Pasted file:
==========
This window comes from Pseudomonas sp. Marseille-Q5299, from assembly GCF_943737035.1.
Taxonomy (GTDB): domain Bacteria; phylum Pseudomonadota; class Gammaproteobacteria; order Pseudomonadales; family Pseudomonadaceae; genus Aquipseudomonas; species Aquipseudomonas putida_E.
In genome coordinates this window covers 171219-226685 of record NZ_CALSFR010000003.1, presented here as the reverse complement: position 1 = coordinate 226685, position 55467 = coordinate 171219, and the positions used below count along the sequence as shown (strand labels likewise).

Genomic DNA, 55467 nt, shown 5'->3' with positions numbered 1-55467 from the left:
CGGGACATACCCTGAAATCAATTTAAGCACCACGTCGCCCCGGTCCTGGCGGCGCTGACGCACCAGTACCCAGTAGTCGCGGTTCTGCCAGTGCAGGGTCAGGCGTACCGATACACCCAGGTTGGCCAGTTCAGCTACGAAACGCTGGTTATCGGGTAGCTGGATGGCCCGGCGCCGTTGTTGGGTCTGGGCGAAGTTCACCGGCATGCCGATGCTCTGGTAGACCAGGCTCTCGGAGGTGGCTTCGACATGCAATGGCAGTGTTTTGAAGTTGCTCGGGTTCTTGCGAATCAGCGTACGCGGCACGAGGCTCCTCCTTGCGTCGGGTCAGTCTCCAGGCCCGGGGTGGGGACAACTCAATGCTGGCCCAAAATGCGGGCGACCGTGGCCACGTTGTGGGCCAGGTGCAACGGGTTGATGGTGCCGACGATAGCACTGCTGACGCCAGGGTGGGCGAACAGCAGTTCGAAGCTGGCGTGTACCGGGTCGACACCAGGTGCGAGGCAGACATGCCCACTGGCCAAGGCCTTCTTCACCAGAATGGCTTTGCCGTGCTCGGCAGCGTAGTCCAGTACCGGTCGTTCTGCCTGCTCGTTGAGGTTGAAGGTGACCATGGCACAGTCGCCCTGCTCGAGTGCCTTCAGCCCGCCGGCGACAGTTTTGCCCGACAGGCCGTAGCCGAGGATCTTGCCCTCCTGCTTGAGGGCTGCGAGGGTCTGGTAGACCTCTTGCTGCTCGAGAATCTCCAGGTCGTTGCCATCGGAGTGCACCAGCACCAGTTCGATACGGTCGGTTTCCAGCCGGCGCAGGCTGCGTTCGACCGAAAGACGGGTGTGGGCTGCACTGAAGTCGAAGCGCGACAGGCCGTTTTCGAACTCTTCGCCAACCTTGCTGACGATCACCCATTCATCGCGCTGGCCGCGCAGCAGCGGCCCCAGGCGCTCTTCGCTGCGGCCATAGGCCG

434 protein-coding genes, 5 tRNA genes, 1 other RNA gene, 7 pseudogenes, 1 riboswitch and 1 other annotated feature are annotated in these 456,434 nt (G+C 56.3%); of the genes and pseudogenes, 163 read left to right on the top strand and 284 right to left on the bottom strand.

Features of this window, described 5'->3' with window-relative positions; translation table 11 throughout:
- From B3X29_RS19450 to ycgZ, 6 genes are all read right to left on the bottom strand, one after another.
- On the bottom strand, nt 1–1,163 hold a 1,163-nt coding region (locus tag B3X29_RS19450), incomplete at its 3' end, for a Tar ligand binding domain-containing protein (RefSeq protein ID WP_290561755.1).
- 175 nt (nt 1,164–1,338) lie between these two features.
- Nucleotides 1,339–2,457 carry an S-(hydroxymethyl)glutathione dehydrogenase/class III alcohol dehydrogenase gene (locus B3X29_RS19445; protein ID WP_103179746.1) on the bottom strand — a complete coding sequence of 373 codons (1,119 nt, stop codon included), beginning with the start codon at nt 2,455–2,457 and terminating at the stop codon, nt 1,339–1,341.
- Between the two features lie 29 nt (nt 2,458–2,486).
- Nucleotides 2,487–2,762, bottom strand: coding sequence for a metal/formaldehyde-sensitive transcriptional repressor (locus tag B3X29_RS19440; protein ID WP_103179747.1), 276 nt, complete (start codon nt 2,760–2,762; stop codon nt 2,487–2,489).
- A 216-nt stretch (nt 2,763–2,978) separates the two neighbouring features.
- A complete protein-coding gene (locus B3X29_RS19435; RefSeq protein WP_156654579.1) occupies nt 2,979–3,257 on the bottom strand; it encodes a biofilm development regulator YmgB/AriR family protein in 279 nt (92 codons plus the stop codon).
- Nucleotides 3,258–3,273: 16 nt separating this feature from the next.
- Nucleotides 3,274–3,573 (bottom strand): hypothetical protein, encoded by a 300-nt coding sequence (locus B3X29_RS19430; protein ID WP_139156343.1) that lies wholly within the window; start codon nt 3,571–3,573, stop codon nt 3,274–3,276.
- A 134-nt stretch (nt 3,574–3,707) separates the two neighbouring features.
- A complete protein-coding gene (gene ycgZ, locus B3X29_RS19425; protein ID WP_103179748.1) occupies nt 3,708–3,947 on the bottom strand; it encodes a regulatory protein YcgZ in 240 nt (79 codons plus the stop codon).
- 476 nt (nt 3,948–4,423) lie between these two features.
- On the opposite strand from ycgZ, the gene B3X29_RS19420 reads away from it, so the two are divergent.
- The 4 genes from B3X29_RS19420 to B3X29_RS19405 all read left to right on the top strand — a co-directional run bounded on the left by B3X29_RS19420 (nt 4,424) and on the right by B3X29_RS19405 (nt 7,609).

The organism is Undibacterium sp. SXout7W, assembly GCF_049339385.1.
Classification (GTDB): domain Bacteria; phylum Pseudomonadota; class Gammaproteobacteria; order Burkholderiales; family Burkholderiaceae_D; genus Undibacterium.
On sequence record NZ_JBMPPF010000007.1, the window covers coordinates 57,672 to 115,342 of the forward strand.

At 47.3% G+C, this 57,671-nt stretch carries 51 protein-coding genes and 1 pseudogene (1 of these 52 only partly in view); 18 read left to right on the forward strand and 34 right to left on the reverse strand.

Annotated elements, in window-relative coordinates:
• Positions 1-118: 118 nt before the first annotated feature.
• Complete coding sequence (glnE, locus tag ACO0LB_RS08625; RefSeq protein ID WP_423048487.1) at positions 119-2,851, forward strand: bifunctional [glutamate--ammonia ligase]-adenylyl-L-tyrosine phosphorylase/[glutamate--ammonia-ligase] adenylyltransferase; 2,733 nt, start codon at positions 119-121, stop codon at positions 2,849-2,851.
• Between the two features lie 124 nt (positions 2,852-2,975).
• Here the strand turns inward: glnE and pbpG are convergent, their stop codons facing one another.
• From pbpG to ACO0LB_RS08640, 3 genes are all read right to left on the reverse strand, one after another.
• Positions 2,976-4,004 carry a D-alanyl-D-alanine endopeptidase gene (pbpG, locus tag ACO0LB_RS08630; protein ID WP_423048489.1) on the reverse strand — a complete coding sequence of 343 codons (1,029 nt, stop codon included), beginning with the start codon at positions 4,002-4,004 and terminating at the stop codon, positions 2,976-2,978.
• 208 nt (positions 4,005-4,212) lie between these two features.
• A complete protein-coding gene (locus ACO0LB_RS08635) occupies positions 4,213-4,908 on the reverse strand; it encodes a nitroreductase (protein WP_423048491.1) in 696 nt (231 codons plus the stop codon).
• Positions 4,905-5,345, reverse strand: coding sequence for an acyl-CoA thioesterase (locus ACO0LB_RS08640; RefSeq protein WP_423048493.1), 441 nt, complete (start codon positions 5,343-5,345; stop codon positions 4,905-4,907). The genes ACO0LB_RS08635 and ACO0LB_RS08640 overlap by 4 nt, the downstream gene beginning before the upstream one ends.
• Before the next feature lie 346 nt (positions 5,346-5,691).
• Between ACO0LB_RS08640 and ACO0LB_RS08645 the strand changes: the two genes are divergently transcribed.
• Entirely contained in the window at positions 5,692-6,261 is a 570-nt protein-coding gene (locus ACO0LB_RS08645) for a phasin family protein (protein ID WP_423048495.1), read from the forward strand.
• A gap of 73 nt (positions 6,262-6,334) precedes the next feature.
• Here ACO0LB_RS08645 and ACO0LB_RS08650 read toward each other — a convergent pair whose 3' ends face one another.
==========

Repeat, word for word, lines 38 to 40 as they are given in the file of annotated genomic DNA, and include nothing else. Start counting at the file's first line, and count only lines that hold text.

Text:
• Between ACO0LB_RS08640 and ACO0LB_RS08645 the strand changes: the two genes are divergently transcribed.
• Entirely contained in the window at positions 5,692-6,261 is a 570-nt protein-coding gene (locus ACO0LB_RS08645) for a phasin family protein (protein ID WP_423048495.1), read from the forward strand.
• A gap of 73 nt (positions 6,262-6,334) precedes the next feature.